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    @Daenyth Yes. And with language support it works, the problem is that to do it in C++ will be a nightmare because you'll end up having to write wrapping and unwrapping code every time you need to pass an object to a recipient that has a slightly different set of requirements. Or flatten it so that you can implement implicit conversions, but have a very large number of types instead. – Jules Feb 26 '16 at 20:48
  • I don't disagree with that. I was just pointing out that it's an issue with C++, rather than being impossible in general. – Daenyth Feb 27 '16 at 1:06

For instance, would this c++ function be a good idea?

Yes. This is such a good idea, that the Guidelines Support Library contains an implementation of it.

(The template name is gsl::not_null<T*>).


I don't know if this particular example it is standard in C++, but yes it is a good idea.

Various languages have various ways of handling null checking, some of them allow some of the null checking to be done at compile time.

Whenever you can check or enforce something at compile time it is a big a plus. The type system is a great way to do that, and, it is live (stays up-to-date, or doesn't go out of date like documentation can) and virtually self documenting (it is clear that or where some specific type is needed)!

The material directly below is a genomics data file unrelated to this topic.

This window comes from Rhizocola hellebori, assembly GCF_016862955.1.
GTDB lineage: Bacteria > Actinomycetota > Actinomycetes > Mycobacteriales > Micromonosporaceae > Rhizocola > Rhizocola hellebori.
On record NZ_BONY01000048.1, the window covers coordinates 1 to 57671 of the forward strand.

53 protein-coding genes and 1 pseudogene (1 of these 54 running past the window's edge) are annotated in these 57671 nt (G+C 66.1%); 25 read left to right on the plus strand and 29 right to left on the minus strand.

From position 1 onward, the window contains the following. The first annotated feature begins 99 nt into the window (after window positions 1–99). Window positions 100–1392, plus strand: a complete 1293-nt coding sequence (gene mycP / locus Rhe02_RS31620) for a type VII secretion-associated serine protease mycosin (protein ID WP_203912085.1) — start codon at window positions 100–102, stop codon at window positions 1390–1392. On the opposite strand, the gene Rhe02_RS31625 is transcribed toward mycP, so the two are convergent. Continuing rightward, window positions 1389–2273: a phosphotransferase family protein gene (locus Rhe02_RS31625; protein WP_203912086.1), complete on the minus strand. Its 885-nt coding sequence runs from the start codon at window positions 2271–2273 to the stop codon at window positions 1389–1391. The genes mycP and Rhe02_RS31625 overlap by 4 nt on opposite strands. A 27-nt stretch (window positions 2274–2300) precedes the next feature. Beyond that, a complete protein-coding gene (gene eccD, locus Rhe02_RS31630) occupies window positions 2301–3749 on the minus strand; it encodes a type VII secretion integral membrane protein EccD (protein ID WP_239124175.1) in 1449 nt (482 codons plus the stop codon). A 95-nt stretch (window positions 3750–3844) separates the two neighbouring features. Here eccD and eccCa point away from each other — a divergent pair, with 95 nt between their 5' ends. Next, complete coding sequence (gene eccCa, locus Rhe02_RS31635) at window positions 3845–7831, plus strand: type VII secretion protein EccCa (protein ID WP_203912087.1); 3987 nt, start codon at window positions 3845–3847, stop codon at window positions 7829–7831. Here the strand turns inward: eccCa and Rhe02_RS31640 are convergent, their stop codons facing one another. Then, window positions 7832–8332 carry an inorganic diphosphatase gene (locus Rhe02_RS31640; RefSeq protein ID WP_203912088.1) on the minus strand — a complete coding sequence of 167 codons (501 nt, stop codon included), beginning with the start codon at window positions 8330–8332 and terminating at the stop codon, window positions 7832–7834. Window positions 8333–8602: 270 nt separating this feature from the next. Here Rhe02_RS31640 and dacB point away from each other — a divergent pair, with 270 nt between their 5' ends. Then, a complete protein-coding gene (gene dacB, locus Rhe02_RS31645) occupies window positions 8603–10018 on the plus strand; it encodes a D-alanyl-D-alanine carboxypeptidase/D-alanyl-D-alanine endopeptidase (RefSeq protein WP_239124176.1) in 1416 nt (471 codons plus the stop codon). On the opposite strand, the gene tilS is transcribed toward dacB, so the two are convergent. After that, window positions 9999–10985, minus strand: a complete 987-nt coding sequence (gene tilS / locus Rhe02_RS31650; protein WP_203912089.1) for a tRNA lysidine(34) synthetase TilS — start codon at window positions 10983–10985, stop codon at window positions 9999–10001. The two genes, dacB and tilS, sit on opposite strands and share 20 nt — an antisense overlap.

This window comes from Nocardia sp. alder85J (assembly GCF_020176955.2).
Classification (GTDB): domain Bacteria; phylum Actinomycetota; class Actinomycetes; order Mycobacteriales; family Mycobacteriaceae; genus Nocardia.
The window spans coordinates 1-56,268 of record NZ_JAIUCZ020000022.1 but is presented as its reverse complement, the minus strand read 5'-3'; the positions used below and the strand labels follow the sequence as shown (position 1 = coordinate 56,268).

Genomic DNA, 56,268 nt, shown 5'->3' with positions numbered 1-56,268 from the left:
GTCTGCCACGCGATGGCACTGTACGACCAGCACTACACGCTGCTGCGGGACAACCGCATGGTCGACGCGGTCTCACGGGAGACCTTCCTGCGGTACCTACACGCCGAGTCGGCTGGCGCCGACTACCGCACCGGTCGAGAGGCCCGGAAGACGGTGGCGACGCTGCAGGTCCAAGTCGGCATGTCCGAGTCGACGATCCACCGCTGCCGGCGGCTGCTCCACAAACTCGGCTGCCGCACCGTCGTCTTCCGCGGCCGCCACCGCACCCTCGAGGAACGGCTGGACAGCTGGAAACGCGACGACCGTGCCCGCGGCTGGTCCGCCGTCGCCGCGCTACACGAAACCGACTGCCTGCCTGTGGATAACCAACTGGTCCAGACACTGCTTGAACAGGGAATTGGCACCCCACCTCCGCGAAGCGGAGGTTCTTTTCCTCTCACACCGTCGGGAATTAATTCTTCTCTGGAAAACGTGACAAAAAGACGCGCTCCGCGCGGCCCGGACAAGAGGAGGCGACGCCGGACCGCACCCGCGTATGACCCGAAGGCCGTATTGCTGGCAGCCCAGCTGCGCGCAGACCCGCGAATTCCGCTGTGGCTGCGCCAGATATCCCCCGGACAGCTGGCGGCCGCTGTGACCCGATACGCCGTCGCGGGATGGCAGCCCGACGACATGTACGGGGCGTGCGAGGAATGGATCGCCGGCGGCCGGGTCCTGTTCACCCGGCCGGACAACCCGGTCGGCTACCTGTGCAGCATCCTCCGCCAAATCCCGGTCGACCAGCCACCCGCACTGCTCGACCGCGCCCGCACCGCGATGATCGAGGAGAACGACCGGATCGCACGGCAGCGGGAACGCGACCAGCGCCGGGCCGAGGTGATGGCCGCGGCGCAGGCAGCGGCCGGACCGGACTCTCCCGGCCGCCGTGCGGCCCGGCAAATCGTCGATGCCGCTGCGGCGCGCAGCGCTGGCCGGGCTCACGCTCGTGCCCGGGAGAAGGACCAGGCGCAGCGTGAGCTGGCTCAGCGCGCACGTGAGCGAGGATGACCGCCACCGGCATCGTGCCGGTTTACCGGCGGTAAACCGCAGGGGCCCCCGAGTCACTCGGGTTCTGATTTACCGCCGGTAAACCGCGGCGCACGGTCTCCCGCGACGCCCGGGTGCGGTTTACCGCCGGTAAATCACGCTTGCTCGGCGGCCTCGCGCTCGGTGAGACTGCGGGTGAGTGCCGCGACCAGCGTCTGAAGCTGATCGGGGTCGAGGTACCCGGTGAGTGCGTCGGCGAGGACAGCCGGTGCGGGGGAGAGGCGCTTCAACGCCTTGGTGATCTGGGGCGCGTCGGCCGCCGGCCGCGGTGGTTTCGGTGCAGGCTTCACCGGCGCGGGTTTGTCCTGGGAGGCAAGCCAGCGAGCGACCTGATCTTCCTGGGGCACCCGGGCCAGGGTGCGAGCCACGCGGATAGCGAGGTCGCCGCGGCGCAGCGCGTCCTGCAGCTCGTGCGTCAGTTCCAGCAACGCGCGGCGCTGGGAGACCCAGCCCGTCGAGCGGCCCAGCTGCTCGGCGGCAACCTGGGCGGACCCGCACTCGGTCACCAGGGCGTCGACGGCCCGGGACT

[One way to think about the type system and compile time checking is that they work to prevent illegal (and unexpected) program states.]

Some languages have an optional or a "maybe" capability. Swift, a modern language from Apple has such a construct and encourages compile time null analysis. These capabilities require that you check for null before using. If I recall correctly, the object referencing types cannot be null in Swift; you have to use the optional feature to get even have a null reference. I think other languages would have done this if they had the benefit of foresight (Haskell does this also, with its "maybe").

What you're proposing goes the other way (when setting), which is great, when appropriate!


No, it is not good.

Much better way is to test your code at various levels, and to use references, instead of raw pointers.

  • Testing is not mutually exclusive with modeling an interface in a way to establish preconditions (e.g. the "not null" in the question). Personally, in that specific example, I would use a reference and have unit tests in place. – user22815 Mar 3 '16 at 16:18